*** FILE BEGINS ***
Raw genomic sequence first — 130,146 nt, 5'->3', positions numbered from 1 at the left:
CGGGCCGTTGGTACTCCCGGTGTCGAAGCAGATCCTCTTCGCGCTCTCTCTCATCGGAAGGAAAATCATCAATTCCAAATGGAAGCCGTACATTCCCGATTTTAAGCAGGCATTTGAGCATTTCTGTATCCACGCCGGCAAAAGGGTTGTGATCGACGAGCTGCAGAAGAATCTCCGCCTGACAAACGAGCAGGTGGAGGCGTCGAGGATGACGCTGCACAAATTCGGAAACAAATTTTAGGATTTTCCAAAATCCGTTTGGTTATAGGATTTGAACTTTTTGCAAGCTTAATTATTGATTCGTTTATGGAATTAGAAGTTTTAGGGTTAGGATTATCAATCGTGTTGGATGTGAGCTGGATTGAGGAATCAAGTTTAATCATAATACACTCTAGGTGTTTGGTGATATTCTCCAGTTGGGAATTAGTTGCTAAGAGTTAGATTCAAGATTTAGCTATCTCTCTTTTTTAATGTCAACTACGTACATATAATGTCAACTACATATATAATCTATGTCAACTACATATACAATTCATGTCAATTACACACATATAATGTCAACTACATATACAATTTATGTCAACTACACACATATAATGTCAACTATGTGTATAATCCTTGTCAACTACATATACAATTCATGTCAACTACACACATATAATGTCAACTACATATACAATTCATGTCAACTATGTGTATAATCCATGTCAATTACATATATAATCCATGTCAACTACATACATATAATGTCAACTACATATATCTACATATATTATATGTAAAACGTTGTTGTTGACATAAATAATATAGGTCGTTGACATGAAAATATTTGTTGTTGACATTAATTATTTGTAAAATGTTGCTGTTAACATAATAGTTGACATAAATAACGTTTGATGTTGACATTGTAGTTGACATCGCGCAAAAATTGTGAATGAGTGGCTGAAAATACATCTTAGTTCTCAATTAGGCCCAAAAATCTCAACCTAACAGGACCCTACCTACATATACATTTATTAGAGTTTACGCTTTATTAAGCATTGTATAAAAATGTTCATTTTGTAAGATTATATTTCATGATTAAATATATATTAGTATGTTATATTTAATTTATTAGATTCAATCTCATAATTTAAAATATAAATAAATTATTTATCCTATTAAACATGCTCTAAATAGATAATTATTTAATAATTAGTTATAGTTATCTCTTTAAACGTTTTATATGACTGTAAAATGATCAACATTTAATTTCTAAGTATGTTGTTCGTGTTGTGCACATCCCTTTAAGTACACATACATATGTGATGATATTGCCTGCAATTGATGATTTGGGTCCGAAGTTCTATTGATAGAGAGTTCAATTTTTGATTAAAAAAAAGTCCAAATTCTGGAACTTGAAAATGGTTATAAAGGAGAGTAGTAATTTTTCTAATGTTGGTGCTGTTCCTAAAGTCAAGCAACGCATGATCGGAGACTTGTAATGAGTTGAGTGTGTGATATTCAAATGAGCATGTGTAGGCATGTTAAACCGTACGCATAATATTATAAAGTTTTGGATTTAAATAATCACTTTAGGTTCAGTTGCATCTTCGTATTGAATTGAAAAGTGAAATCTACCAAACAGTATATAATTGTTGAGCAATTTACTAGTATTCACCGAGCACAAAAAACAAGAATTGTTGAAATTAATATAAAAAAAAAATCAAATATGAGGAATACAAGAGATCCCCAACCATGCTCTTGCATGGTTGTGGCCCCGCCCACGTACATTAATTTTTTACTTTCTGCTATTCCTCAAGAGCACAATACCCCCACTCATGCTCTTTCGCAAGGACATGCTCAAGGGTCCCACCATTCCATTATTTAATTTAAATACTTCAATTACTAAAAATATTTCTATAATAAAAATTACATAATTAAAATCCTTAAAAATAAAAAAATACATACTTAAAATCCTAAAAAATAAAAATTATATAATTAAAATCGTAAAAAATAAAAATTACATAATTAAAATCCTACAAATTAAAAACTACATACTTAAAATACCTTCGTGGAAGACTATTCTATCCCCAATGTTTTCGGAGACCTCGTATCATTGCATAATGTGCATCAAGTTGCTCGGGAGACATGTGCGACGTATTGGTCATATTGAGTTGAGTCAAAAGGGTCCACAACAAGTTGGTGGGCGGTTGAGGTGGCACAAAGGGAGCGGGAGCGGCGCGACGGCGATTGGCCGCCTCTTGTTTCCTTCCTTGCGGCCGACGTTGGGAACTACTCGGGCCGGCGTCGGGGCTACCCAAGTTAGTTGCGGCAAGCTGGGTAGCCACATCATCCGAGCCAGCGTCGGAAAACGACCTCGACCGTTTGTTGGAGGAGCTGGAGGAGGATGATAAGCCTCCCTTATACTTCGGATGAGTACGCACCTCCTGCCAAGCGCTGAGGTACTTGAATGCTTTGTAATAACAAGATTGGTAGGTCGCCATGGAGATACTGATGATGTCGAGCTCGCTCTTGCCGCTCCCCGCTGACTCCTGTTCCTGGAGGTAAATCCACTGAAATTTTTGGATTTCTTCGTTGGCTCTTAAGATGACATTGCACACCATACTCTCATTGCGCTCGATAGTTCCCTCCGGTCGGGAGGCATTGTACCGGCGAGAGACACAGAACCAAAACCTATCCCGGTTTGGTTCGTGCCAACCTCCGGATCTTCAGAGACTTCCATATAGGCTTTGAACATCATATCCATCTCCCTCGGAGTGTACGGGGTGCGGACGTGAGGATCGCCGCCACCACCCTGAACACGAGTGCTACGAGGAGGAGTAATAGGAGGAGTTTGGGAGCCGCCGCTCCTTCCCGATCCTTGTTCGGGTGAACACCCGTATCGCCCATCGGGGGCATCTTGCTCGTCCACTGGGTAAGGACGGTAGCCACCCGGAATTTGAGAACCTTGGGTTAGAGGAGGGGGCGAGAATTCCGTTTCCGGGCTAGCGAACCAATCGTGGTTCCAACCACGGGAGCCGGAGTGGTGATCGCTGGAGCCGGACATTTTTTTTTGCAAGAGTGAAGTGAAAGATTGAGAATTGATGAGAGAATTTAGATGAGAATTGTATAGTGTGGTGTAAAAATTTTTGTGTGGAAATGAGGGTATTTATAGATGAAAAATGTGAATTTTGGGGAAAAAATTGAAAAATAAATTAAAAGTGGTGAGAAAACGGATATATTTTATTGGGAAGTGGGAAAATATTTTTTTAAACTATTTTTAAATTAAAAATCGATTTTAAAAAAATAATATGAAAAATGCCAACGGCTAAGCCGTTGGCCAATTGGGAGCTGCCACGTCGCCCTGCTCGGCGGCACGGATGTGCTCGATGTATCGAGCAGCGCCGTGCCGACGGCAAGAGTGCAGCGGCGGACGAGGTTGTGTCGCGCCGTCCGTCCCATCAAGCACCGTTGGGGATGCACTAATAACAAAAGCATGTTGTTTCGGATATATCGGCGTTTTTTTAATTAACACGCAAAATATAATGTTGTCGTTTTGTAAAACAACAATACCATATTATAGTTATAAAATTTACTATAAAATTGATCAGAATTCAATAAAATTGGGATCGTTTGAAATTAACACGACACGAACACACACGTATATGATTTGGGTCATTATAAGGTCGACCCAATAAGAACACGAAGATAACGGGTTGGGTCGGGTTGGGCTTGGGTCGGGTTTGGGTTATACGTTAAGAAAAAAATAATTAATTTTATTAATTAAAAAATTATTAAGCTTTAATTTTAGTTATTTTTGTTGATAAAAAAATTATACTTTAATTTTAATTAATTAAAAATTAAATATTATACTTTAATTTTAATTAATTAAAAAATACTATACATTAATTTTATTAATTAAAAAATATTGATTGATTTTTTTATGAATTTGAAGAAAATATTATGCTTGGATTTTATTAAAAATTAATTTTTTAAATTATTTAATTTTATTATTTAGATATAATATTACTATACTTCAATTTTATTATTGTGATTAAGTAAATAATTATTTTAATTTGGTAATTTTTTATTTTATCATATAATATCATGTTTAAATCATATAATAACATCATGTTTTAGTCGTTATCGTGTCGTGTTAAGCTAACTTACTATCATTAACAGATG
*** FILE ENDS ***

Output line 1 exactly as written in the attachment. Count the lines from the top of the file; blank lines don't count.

Raw genomic sequence first — 130,146 nt, 5'->3', positions numbered from 1 at the left: